When ‘harmony’ is not good enough: James Hoggan

James Hoggan, author of I’m Right and You’re an Idiot, on the balance between confrontation and collaboration and the need for dialogue.

The challenge is how to have vigorous yet respectful conversations:

When I was chair of the David Suzuki Foundation I asked Canadian problem solving guru Adam Kahane to speak at our board retreat when it met at the Brew Creek Centre in Whistler.

I invited him because of his work as a facilitator in hot spots around the world.  Like many of the thought leaders I interviewed for my book, I’m Right and You’re an Idiot, Adam encouraged me to consider the role warlike rhetoric plays in creating gridlock and inaction on environmental problems such as climate change.

I found his methodology for dialogue, called transformative scenario planning, a hopeful alternative to the growing political polarization.

During his talk to our board, Adam got into a brief but heated disagreement with David Suzuki who argued that in some cases dialogue is a waste of time. David spoke about the CEO of a consortium of companies who wanted to discuss international criticism of the Alberta oil sands regarding its environmental performance.

David said he would be willing to engage with the CEO if he would first agree to certain basic principles: that we are all animals and that we need clean air, clean water, clean soil, clean energy and biodiversity. The CEO declined. Adam challenged Suzuki on this, saying that seeking such an agreement in advance was unreasonable and unproductive.

Adam recently told me this exchange had a big impact on him. “It shook me up a lot.” Initially, he couldn’t make this new idea fit into his frame of collaboration so it stayed with him “as an unresolved tension.” He didn’t dismiss the argument because he holds David in such high esteem.

And gradually this principle seemed more important and altered Adam’s thinking about how to approach advocacy, conflict and dialogue, and this exchange became an important section of his new book, Collaborating with the Enemy: How to Work with People You Don’t Agree with or Like or Trust.

Adam writes: “I could now see that engaging and asserting were complementary rather than opposing ways to make progress on complex challenges, and that both were legitimate and necessary.”

If we suppress assertion and advocacy in an effort to engage with an opponent, “we will suffocate the social system we are working with,” and end up with feeble collaboration. He is now convinced that healthy collaboration needs to include “vigorous fighting.”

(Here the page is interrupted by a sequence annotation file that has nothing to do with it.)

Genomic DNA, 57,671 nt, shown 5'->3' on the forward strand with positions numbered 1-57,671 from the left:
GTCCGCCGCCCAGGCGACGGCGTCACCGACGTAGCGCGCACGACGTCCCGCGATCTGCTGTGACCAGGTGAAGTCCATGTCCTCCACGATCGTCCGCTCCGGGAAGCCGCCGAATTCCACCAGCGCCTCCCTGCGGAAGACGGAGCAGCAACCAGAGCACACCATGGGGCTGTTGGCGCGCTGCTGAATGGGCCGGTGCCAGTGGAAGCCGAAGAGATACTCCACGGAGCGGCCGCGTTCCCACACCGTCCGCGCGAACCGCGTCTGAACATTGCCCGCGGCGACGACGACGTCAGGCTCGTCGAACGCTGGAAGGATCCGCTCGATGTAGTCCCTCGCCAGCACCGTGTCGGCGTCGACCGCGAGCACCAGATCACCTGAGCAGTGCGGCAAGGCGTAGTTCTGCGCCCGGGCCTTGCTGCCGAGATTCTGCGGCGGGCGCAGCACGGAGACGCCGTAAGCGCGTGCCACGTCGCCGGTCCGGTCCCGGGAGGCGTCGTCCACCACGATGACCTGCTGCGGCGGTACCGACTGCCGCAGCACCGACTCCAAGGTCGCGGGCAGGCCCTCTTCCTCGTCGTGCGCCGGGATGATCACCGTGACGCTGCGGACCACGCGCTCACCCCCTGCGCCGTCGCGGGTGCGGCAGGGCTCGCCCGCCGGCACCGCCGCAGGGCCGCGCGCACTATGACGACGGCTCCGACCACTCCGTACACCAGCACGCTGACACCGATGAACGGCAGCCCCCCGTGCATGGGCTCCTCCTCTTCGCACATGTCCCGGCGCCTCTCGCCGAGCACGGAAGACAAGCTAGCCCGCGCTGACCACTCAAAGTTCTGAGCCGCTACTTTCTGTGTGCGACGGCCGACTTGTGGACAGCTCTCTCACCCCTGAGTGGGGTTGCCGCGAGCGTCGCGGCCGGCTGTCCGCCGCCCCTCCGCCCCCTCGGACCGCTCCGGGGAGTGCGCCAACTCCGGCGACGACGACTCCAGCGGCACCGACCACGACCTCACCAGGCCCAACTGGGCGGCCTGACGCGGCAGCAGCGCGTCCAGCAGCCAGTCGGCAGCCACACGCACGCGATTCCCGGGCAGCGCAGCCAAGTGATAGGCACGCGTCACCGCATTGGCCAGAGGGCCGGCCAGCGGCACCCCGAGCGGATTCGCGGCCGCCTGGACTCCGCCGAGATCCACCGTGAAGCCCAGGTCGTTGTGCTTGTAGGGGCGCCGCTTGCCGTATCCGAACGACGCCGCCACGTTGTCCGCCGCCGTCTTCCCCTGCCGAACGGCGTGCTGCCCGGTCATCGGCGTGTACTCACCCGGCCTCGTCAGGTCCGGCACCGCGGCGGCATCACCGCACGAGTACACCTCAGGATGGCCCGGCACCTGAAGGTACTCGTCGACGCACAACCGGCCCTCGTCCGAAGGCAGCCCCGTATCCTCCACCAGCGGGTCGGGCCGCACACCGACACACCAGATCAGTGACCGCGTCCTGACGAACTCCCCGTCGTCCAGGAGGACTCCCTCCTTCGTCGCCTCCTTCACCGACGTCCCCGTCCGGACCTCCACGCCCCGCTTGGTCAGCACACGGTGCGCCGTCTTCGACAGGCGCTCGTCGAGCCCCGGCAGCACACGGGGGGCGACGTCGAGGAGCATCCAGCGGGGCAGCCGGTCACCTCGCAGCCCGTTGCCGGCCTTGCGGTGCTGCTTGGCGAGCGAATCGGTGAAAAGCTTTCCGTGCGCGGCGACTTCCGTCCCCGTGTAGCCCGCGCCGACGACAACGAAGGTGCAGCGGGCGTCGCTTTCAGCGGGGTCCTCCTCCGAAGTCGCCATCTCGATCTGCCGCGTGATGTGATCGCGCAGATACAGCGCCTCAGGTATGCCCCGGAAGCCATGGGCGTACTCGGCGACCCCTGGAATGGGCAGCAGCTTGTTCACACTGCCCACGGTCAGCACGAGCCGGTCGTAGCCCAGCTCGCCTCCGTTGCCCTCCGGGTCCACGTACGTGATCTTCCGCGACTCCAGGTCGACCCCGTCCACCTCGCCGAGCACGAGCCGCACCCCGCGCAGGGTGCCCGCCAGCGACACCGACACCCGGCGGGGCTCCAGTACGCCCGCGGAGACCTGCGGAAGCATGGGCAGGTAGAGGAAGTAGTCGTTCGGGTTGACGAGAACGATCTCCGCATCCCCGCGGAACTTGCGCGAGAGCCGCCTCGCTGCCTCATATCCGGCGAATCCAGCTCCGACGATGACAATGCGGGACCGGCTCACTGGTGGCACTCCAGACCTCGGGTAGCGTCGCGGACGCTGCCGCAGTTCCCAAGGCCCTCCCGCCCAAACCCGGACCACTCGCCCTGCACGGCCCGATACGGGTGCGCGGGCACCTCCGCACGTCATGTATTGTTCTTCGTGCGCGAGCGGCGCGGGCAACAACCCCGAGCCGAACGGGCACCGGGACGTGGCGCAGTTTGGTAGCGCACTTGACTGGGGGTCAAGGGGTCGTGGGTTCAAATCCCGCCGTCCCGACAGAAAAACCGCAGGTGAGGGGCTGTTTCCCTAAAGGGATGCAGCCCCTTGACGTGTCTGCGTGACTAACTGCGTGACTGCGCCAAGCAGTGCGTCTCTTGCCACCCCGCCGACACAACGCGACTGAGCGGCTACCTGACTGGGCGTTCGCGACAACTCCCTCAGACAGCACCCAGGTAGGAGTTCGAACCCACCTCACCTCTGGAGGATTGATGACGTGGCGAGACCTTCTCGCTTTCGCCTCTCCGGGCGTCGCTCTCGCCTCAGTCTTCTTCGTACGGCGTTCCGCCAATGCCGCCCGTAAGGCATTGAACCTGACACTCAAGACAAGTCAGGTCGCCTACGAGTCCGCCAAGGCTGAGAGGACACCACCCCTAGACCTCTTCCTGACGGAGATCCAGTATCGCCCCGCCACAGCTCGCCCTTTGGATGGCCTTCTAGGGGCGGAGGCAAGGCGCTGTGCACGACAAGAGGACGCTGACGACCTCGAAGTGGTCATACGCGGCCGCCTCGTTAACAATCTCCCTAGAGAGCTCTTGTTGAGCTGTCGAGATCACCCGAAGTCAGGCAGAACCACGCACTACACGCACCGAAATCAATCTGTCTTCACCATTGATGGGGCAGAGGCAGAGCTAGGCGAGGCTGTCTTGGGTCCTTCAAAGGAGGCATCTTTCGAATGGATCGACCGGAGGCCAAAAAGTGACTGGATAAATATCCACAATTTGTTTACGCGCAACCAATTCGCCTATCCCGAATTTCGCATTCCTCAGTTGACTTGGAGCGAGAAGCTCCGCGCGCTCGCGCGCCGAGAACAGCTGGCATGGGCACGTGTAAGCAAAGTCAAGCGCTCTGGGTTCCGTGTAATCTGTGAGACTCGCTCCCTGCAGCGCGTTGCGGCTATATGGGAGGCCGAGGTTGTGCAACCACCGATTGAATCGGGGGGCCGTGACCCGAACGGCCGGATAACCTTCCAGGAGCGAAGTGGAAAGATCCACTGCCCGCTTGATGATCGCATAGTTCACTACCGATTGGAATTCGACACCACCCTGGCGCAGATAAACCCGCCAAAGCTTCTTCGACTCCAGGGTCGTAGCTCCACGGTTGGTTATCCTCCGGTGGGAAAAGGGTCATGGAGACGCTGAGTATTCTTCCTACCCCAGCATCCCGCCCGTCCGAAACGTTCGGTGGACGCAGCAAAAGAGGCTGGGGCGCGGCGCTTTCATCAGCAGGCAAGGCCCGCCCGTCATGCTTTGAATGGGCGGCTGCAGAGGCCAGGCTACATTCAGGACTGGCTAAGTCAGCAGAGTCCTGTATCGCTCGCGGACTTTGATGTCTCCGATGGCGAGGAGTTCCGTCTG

Rather than focusing on finding harmony when dealing with people who hold radically conflicting opinions, we can embrace both conflict and connection:

“If we stretch beyond our conventional, comfortable, habitual approach to collaboration we can be more successful more often, and don’t have to default to polarization, and worsen the situation.”

He recently told me it’s wrong to think we can only collaborate successfully by first forging harmonious teams that have reached agreement on where they’re going, how to get there, or who needs to do what.

Author Adam Kahane was shaken by a conversation with David Suzuki about activism.

This discussion got me thinking about how my own attitudes have evolved while searching for better ways to deal with antagonists of all kinds, including climate science deniers. Adam’s new book reinforces my experience that changing public opinion and public policy requires both advocacy and collaboration — although I’ve learned that both have their limits.

Advocates tend to overplay their hands and may unintentionally strengthen the resistance they work so hard to overcome. Collaboration on the other hand can create a false equivalence that undermines science when opposing viewpoints are both presented as legitimate, when clearly they are not.

A perfect example of this is the decades’ old debate between genuine climate scientists and climate change deniers working for industry-funded, right-wing think tanks. Any advocacy to counteract alarming environmental problems such as climate change, ocean acidification or species extinction is by its nature difficult and adversarial.

I told Adam it’s hard to collaborate with someone who says climate change is a hoax perpetrated by the Chinese, because engaging in such a specious argument only drags the conversation down to a ludicrous level. I also said when it comes to climate change, dialogue often fails, but lessons from the civil rights movement give us hope. They tell us that people who meet with resistance can eventually see results if they keep demanding it and never give up.

On the other hand, our social capacity for pluralism will either empower or prevent us from emerging from the climate crisis. Being right on the science is not enough. That’s why this book is so important. We need to develop our ability to work with the enemy, or as Thich Nhat Hanh put it, “speak the truth but not to punish.”

via When ‘harmony’ is not good enough | Vancouver Sun

About Andrew
Andrew blogs and tweets public policy issues, particularly the relationship between the political and bureaucratic levels, citizenship and multiculturalism. His latest book, Policy Arrogance or Innocent Bias, recounts his experience as a senior public servant in this area.

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